Extension Services and Exchange Visits

We have been able to give our smallholders concise, up to date information on good agricultural practices (GAP), provide access to banking platforms and have facilitated exchange visits with their peers in other regions, thus enabling them to realise their full potential.

With the knowledge that our smallholders prefer interpersonal communication with experts and other farmers, we have engaged four Extension Officers, each covering a region with on an average 2,000 farmers.

Major Field Days

Themes for the Major Field Days are informed by issues arising in the Mini Field Day sessions. The themes are used to focus the field and provide the partners and exhibitors with a guide to the presentations, maximizing the impact of the days message. During the day, farmers can access various goods and services that can enhance their farming practices and improve their livelihoods. The exhibitors, aware of the objectives of the programme, come equipped to train the farmers further. The Major Field Days provide a rewarding opportunity to showcase achievements and best practices for sustainability, exposing farmers to highlights of real world practices that have been successful.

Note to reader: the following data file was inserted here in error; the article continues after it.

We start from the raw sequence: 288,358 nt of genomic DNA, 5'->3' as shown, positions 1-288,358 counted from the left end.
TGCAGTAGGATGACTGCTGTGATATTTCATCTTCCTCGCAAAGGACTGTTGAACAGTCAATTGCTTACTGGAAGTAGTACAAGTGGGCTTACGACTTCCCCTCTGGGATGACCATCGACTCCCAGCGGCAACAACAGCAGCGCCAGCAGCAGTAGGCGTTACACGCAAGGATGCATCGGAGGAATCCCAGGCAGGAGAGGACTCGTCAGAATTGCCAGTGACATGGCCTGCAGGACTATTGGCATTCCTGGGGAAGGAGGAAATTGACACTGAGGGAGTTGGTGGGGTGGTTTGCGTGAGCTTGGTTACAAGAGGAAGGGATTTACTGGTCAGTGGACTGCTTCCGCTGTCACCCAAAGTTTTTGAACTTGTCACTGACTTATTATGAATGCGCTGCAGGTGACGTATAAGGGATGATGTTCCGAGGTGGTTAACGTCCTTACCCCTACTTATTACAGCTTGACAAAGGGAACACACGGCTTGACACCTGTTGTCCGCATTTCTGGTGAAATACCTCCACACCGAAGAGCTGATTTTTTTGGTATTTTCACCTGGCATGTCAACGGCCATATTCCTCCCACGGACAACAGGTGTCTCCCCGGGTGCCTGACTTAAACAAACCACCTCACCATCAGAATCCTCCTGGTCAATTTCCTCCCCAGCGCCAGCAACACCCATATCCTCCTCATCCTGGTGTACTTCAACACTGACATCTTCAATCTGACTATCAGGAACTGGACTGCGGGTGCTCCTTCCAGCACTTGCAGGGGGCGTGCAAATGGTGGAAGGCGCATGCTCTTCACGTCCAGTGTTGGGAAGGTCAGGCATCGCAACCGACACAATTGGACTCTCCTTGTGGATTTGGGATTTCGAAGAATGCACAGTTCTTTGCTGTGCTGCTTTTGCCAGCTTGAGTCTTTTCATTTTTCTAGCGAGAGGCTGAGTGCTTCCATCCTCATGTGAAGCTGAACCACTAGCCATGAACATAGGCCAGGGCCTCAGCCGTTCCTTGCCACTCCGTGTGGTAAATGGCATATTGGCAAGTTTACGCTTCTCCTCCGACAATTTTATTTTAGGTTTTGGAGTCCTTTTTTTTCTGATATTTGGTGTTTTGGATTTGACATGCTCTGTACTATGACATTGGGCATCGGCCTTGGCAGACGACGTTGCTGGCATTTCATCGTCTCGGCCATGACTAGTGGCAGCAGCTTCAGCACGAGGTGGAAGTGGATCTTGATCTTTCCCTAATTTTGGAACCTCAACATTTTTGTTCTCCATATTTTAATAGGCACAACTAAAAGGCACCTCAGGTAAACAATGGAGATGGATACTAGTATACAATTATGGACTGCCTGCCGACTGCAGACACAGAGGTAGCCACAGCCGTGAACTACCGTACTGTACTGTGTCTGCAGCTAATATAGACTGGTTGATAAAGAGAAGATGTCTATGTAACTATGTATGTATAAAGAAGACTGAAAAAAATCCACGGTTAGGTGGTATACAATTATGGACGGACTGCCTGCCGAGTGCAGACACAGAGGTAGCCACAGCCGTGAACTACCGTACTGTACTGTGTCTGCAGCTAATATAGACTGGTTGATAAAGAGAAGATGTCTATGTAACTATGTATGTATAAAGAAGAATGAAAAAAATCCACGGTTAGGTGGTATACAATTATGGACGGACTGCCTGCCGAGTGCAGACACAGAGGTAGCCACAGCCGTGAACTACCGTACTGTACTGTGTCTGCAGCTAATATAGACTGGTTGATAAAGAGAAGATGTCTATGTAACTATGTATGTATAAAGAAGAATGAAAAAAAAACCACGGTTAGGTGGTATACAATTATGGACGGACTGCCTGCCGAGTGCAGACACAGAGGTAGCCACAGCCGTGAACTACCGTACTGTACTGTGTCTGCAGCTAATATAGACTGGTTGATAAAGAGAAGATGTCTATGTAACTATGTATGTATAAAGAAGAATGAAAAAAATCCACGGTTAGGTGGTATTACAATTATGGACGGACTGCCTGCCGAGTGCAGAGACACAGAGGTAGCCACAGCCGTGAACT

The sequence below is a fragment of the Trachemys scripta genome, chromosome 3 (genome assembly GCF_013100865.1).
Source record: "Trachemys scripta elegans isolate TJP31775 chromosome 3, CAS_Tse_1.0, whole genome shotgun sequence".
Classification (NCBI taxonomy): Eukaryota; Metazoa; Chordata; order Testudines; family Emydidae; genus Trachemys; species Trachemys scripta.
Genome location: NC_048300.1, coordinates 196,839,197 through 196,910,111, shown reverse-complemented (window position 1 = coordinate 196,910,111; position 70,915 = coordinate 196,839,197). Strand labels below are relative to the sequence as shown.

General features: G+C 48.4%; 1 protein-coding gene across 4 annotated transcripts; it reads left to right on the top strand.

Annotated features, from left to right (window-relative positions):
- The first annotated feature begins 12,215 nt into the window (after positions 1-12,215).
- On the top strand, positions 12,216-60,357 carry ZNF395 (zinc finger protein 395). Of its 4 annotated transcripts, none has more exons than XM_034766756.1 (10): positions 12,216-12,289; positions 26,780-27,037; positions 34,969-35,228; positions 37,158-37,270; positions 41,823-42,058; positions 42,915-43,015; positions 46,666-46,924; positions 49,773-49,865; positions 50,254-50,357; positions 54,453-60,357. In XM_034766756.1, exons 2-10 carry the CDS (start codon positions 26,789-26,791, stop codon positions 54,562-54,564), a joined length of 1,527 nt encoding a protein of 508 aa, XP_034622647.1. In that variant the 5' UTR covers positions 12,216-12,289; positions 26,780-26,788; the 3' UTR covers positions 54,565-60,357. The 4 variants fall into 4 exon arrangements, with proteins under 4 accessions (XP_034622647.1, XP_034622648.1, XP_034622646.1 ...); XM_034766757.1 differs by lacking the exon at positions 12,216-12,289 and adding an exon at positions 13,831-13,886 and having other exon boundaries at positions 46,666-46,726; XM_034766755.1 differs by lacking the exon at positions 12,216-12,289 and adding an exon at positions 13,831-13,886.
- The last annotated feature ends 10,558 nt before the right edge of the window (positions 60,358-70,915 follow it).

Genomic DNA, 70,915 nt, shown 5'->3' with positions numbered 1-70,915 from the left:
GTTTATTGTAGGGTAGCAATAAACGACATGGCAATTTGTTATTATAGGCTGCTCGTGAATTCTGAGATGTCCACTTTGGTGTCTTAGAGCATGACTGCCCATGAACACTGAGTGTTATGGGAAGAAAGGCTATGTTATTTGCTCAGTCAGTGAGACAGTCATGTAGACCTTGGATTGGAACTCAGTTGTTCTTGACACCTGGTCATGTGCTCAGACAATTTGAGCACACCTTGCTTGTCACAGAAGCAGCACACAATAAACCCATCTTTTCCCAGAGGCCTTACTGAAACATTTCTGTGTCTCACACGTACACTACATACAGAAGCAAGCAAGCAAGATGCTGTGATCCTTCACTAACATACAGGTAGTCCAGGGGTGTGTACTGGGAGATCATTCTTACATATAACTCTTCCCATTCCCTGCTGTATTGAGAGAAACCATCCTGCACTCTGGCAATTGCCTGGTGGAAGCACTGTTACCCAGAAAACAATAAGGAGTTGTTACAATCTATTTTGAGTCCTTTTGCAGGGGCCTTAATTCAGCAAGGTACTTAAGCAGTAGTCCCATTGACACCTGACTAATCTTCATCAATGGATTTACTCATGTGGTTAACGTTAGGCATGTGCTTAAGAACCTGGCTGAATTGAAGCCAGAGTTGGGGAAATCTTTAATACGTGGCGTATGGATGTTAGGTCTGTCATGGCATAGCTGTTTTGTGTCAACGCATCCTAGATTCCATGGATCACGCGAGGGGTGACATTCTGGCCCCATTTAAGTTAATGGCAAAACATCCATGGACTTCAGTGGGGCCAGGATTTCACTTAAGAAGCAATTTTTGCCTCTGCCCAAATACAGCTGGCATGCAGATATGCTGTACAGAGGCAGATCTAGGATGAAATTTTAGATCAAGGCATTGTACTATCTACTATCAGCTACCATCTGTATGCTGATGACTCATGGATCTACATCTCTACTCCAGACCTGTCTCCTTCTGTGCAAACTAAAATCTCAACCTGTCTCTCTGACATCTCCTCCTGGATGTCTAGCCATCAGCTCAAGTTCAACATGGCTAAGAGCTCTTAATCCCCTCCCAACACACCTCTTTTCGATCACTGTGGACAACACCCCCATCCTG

Since the inception of the Smallholder Empowerment Programme, we have observed strengthened capacity and increased knowledge ownership by farmers through discovery-based learning. The farmers are now able to make informed choices. By empowering the farmers, we have supported a journey that has seen them purchase an estate with its own factory, and in addition build one of the tallest and outstanding business premises in Nandi County. Furthermore, the farmers have become known as a Centre of Excellence in the region, used as a benchmark for visiting farmers. The confidence, enhanced capacity and strengthened platform for networking has seen the smallholder farmers grow to a level where we consider ourselves as partners in the tea business.


Farmer field days were established to bring farmers, land owners and agribusiness stakeholders together to learn from one another and have proved to be the most successful outreach method with smallholders.

We have realised that an awareness of environmental conservation is missing in most counties in Kenya. Our field days provide education which supports smallholders, including a basic understanding of soil erosion control measures, among many good agricultural practices.